Disabled people get beaten up for being disabled, denied benefits by the government because they were deemed ‘fit for work’ by a completely Kafkaesque and inappropriate test. They get ignored and marginalised by able-bodied people. How do they know whether or not the next person they meet is going to do the same?

Pagans, Muslims, Jews, and atheists have frequently experienced Christians assuming that we are all devil-worshippers, terrorists, part of an international banking conspiracy, or utterly immoral; so if we seem ‘prejudiced’ against Christians, it is because we have frequently been excluded from employment, discriminated against, and worse because of our religion. We know that not all Christians endorse these views, but for decades, the loudest voices among Christians have been those promoting bigotry and hate — sadly supported by the media only giving platforms to Christians with bigoted and hateful views. So, if you don’t support bigotry against Muslims, Jews, Pagans, atheists, LGBT people, and so on: then those attacks are not aimed at you. If you think that holding bigoted views is ‘religious freedom’, then you are part of the problem.

So if Black people, LGBTQ people, people of other belief systems, or women seem ‘prejudiced’ against you — ask yourself why that might be. If their entire prior experience is of people either attacking them, or minimising and ignoring an attack on them, why should you be the exception?

The invisible knapsack of privilege [CC0 Public Domain]

The invisible knapsack of privilege
[CC0 Public Domain – pexels.com]

It’s not that your opinion is automatically invalid if you are white and/or straight and/or cisgender and/or male: but if you are saying “calm down” to minority groups who are scared rigid by the election of an openly white supremacist anti-LGBT misogynist who has the endorsement of the KKK, then you are dismissing their experiences of being attacked by white supremacists, anti-LGBT bigots, and misogynists — and that’s why your opinion is being discounted, and why your straight white cis male status is mentioned, because that explains why you haven’t had the same experience.

Also, since when has being on the receiving end of negative comments about being straight and/or white and/or male and/or cisgender been anything like the experience of being afraid to walk down the street or use public transport whilst visibly Muslim, Black, Latina/o/x, disabled, female, LGBT, etc because of the likelihood that you might be violently attacked, either by police or fellow-citizens? Since when has having your opinion dismissed because you lack experience of oppression been anything like being denied decent housing, jobs, or access to justice or clean water? There is no comparison between being told that you don’t know because you haven’t experienced something, and being told that the discrimination or violence that you actually experienced wasn’t really racism or homophobia or misogyny. There is no comparison between systemic and violent oppression and your feelings being hurt because someone called you out on your privilege.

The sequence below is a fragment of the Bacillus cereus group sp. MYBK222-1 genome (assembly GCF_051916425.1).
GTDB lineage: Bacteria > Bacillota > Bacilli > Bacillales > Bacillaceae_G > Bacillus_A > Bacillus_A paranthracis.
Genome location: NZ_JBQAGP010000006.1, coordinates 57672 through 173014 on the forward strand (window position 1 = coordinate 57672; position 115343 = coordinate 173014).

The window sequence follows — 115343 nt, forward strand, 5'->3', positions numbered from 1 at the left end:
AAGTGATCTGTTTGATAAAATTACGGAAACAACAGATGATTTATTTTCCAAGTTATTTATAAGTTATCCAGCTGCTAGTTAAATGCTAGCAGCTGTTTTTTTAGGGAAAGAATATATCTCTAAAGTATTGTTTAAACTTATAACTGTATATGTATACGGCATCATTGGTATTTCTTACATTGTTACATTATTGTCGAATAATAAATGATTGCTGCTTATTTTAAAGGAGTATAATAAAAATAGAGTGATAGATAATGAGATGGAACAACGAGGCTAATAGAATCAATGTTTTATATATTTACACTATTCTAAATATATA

Sure, not everyone who voted for Trump or for Brexit was a white supremacist, or a homophobe, or a misogynist, or anti-disabled. But they were people who ignored the blatant misogynist, homophobic, anti-disabled, and racist rhetoric of the campaigns, and voted for Trump or Brexit anyway. If you did that, it implies that you don’t care enough about the concerns of minority groups who will be victimised by the far-right policies of Trump or the Tories and by the violent attacks by thugs who feel vindicated in their racism, homophobia, misogyny, or anti-disabled attitudes. If you don’t care about the effects of far-right policies and attitudes and violence on minority groups, then that in itself is a species of bigotry. Sure, you wouldn’t go out and beat up members of minority groups — but you didn’t care enough not to vote in a way that legitimised hateful policies and hate-filled rhetoric.

The safety pin: a reminder to resist bigotry

Just before the referendum on whether Britain should leave the European Union, Jo Cox, a Yorkshire Member of Parliament was murdered by a right-wing extremist with a gun that he had constructed himself. Shootings are rare here because we have strict gun laws.